Governor Samuel Ortom’s First Month Scorecard: So Far, So Good

Posted: June 29, 2015 in BENUE, Benue 2015, Governance, Opinion, political, Politics
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By Ushakuma Anenga
Introduction
It’s exactly one month since Dr Samuel Ortom was sworn in as Governor of Benue State and it all seems like it’s been a year. There’s been so much activities, intrigues and arguments within this short period that I can only attempt to put into perspective in this review.
Dr Samuel Ortom became Governor out of a keenly contested election which began initially with 26 candidates, the highest number in the country. Also the election drew the most interest from the electorate with a strong conscientisation and mobilisation on social

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media, such as never seen before. The conversations, arguments, intrigues and opinions are therefore not surprising, in fact, the governor must have realised by now that he will have to stir the affairs of the state under the radar, under the watchful eyes of the masses as everyone is ready to follow up their votes to fruition.

Even though his predecessor, former Governor Gabriel Suswam ran the government into the ground, serving him a tasteless salad of an unprecedented debt profile and unpaid salaries mixed with strike actions for breakfast, the people still expect Ortom to perform, afterall “government is a continuum”, they say.
In a spirited acceptance speech on May 29, 2015, a freshly inaugurated Governor Samuel Ioraer Ortom said the major policy thrust of his administration will rests on five major pillars, namely: Good governance and revenue security; Agricultural-Driven Industrialization; Science, Technology, Engineering, Arts and Mathematics (STEAM)-Based Education and Health Services; Investment in critical infrastructure; and Promoting gender equality and empowering women, youth, sports, and persons with disabilities.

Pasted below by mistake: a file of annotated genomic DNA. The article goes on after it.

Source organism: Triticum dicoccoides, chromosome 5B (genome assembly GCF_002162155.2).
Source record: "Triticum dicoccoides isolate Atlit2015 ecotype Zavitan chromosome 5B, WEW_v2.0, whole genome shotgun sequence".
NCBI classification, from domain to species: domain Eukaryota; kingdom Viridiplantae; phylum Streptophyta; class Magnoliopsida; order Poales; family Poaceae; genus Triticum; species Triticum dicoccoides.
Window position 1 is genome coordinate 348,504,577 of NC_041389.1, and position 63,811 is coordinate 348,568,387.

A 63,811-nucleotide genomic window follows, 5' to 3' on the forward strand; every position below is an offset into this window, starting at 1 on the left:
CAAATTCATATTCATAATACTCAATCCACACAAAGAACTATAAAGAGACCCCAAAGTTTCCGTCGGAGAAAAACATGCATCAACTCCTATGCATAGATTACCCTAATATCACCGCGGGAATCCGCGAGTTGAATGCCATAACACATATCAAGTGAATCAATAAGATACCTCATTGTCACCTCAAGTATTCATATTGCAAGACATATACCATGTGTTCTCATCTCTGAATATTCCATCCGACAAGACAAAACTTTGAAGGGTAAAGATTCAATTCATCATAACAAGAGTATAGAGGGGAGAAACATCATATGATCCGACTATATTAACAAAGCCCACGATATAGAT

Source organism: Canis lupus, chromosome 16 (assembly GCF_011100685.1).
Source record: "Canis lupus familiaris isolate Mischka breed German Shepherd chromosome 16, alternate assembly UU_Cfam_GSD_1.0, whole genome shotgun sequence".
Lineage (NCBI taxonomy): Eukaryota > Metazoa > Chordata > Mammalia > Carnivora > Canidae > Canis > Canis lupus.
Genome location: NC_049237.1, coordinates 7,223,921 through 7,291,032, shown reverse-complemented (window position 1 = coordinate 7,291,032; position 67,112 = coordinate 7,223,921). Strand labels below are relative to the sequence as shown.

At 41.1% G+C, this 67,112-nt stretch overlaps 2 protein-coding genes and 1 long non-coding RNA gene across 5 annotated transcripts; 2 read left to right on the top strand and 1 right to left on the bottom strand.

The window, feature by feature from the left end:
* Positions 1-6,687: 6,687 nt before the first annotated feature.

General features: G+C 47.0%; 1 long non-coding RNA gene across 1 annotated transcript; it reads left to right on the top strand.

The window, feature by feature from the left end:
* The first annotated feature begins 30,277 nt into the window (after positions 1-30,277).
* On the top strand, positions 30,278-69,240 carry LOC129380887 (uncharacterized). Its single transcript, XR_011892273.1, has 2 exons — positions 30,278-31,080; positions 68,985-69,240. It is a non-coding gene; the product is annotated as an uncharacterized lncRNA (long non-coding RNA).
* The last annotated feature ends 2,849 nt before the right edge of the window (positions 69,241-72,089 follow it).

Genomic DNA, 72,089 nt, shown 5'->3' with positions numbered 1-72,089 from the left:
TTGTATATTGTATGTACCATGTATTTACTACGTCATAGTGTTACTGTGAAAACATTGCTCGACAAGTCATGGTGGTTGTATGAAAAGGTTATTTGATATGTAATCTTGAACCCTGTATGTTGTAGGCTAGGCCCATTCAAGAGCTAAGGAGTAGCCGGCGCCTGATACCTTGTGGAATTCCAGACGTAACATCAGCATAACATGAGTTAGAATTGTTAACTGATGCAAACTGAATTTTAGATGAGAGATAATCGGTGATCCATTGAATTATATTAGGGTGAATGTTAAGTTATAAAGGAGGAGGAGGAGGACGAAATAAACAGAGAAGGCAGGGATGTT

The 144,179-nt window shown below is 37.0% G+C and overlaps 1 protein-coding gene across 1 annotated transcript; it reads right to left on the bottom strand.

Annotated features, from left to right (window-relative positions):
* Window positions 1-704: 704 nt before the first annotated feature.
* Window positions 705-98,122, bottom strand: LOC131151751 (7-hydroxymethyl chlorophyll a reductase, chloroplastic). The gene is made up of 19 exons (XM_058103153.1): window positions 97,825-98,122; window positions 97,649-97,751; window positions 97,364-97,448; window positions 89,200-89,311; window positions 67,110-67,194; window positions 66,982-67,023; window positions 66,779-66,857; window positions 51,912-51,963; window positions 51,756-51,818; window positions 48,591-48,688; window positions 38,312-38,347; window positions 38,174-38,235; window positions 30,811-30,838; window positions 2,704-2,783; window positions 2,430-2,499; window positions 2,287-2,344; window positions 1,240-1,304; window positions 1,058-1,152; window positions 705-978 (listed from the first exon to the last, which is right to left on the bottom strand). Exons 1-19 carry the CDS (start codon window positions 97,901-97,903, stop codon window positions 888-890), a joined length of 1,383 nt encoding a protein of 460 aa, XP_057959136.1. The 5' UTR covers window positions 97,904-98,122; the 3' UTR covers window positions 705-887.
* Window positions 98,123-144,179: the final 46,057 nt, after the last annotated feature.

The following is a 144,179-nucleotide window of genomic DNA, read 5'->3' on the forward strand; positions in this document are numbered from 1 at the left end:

These will be the yardstick upon which he’ll be lifted up in celebration or crucifixion.
Appointments
Governor Samuel Ortom was the first to commit himself to fairness and equity. Quoting from his inauguration speech, he said, “We will constitute a participatory government where citizens will have their say and way. We will work to allay the fear of marginalisation of the minority ethnic groups in the state be you Akweya, Etulo, Nyifon, Ufia, Agatu, Jukun, or Hausa, you will enjoy the rights and privileges of the other better known Tiv, Idoma and Igede.”
Predictably, it was the sharing of appointments among the better known Tiv, Idoma and Igede that became the first bone of contention. In the first series of appointments, the governor announced Targema Takema as the Secretary to the State Government (SSG), Iwanta Adaikwu as Head of Service, Terwase Orbunde as Chief of Staff and Tahav Agerzua, as Media Adviser.
Whilst Tiv had the majority and Igede were contented with getting the Head of service, it was the first time the Idoma of Benue south senatorial zone will fail to produce the SSG in sixteen years and that drew it’s fair share of criticism but after a few weeks, the Governor has somewhat vindicated himself and silenced his critics, albeit temporarily.
Last week, the Governor revealed his list of thirteen commissioner nominees, four went to Benue north-east, four to the north-west and surprisingly, five to the south, thereby balancing the equation with a promise for more twist and turns.
The governor has consistently promised to consider proficiency over prominence in his political appointments but for some who are still aggrieved, it’s a waiting game to see how things unfold.
Decisions
No sooner had Governor Ortom settled into office, than he started the reversal of some of his predecessors last minute decisions. Even as Governor-elect, he had warned the then outgoing Governor, Gabriel Suswam to desist from such treacherous moves citing the perilous financial condition of the state, but to no avail.
First was the cancellation of all last minute recruitments into the state civil service, and then a directive to the Tiv Traditional Council to suspend forthwith, the process of conferring first class chiefs among which was Suswam’s elder brother, Dr Terkura Suswam.